Dazed and Confused (1993): Linklater’s second film, which chronicles the social development of a group of kids at a suburban Texas high school, proved just as successful as Slacker. Starring Uvalde native Matthew McConaughey as Wooderson (Texan Renée Zellweger also has a bit part in the movie), the film details the last day of school in May 1976. Linklater portrays teenage encounters with sex, drugs, and rock and roll with such accuracy that his former high school classmates from Huntsville filed a lawsuit against Universal Studios in October 2004. They claim that Linklater did not get permission to use their surnames or likenesses and that they now suffer from ridicule.

Bottle Rocket (1996): This is a story about three Texas boys living out their friendship and loyalties as they pursue a life of crime. Written by Owen Wilson and director Wes Anderson (the two met at a playwriting class at the University of Texas at Austin), the story begins with Anthony’s discharge from a mental hospital. Adventures ensue when he teams up with his friend Dignan and neighbor Bob for a “crime spree” of sorts. The film was shot at various locations in Dallas, including St. Mark’s School of Texas, where Wilson was expelled in the tenth grade.

Waiting For Guffman (1996): After twenty-nine days of filming in Lockhart (with a Super-16 camera, eight starring roles, and no script) came the story of the town of Blaine, Missouri, preparing to celebrate its 150th anniversary. Corky St. Clair, an off-Broadway director, puts on an amateur theater show starring locals (including a dentist, a Dairy Queen waitress, and a car repairman) and invites a Broadway theater critic, Mr. Guffman, to opening night. Lockhart was chosen to represent the quaint town of Blaine partly because of its proximity to Austin, where director Christopher Guest had access to recording studios as well as talent for the cast and crew.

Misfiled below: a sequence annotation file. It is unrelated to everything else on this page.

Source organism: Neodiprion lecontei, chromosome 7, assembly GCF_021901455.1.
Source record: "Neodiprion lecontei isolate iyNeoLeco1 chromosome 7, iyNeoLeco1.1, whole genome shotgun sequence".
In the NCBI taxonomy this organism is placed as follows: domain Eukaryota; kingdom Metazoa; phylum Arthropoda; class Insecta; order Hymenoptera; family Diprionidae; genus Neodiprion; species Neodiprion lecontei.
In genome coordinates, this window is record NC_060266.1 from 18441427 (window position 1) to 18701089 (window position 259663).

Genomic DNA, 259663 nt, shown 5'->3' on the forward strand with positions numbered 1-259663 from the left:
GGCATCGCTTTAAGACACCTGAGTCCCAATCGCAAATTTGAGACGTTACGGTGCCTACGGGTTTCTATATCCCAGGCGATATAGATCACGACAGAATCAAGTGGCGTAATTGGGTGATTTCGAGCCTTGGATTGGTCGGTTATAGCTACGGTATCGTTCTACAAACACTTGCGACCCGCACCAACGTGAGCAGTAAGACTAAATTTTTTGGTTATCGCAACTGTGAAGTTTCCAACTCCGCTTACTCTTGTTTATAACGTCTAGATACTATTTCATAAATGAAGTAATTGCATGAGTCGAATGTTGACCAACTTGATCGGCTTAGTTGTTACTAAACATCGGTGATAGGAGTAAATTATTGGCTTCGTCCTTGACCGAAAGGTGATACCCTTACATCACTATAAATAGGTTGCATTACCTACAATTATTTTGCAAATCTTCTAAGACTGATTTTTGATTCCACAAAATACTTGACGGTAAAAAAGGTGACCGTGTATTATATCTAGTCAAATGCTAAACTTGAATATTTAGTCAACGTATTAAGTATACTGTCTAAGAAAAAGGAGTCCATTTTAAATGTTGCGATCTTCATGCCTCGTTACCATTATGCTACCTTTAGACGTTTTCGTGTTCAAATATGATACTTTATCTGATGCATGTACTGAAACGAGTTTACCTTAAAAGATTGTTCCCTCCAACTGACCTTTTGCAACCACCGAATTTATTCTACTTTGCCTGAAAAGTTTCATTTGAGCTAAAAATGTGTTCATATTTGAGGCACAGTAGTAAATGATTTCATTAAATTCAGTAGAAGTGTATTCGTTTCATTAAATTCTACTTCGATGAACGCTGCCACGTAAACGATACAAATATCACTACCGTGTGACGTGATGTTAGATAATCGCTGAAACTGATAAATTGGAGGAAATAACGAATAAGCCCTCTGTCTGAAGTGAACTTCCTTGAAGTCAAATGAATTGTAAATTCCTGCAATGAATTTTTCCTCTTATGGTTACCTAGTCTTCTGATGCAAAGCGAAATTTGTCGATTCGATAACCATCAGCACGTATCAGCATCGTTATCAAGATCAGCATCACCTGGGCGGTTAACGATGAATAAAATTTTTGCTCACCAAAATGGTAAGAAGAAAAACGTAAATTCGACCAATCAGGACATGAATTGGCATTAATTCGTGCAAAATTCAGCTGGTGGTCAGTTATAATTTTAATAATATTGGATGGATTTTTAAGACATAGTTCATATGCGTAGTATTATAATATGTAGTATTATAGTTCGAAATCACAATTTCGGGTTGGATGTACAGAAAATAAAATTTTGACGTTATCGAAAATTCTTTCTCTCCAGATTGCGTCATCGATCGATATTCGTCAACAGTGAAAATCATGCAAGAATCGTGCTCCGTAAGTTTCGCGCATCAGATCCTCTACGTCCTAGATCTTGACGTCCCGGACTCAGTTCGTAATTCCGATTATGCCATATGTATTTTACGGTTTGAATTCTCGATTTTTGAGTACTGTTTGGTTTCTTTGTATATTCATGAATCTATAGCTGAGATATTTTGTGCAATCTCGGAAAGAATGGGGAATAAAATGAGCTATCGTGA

All the Pretty Horses (2000): This movie is about the tale of a Texas rancher named John Grady Cole (played by Matt Damon) who leaves his beloved West Texas, which has become filled with highways, to follow his cowboy dreams in Mexico. The filmmakers, including director Billy Bob Thornton, flew in helicopters low over the landscape in Texas, New Mexico, and Arizona in search of a traditional hacienda to use for the film. They finally found one at Hill Ranch, thirty miles west of San Antonio, near the town of Helotes. The scenes where John Grady and Alejandra (played by Penélope Cruz) first meet were taped at a beer hall 25 miles north of San Antonio.

Miss Congeniality (2000): Leading lady Sandra Bullock must have felt right at home filming this movie about a killer obsessed with the Miss United States beauty pageant in the state’s capital city (she has a house in Austin). There were a few scenes shot in San Antonio, but for the most part, Austin’s arts district at Fourth and Colorado was taken over by film crews. In fact, the Alamo Drafthouse Theatre claims to have experienced less business during that time because of the blockage of foot traffic in the area.

The Rookie (2002): Directed by John Lee Hancock, this film tells the story of Jim Morris, a minor league baseball player turned coach (played by Houston-native Dennis Quaid) who ends up trying out for a major league team. The setting is a West Texas town called Big Lake, but the movie was actually filmed in Thorndale, which is located northeast of Austin and might explain why everything looks too green to be West Texas. In the movie, road signs that show the distance to towns that lie ahead have the “mi” abbreviation after each number. However, Texas signs just carry the actual number.

Texas Chainsaw Massacre (2003): This remake of the 1974 slasher, which was loosely based on Ed Gein’s life, follows four teenagers who are driving down to Mexico in search of drugs. Director Marcus Nispel used a newsreel footage–like style for the movie, which had a handful of people believing the story was real. The remake was filmed around Austin and stars Jessica Biel and Eric Balfour.

Friday Night Lights (2004): The film is based on H.G. Bissinger’s book of the same title, which chronicles the journey of the Odessa Permian High Panthers, the heroic high school football team. After watching his first Permian game, director Peter Berg was inspired to film at the Ratliff Stadium in Odessa (some scenes were shot at the Houston Astrodome) and chose Austin, Houston, and Odessa as the locales for the film. A cast featuring Billy Bob Thornton, Tim McGraw (in his first Hollywood starring role), and eight former University of Texas football players recreates the 1988 quest for the state championship.

For more information on movies filmed in Texas, go to www.governor.state.tx.us/divisions/film.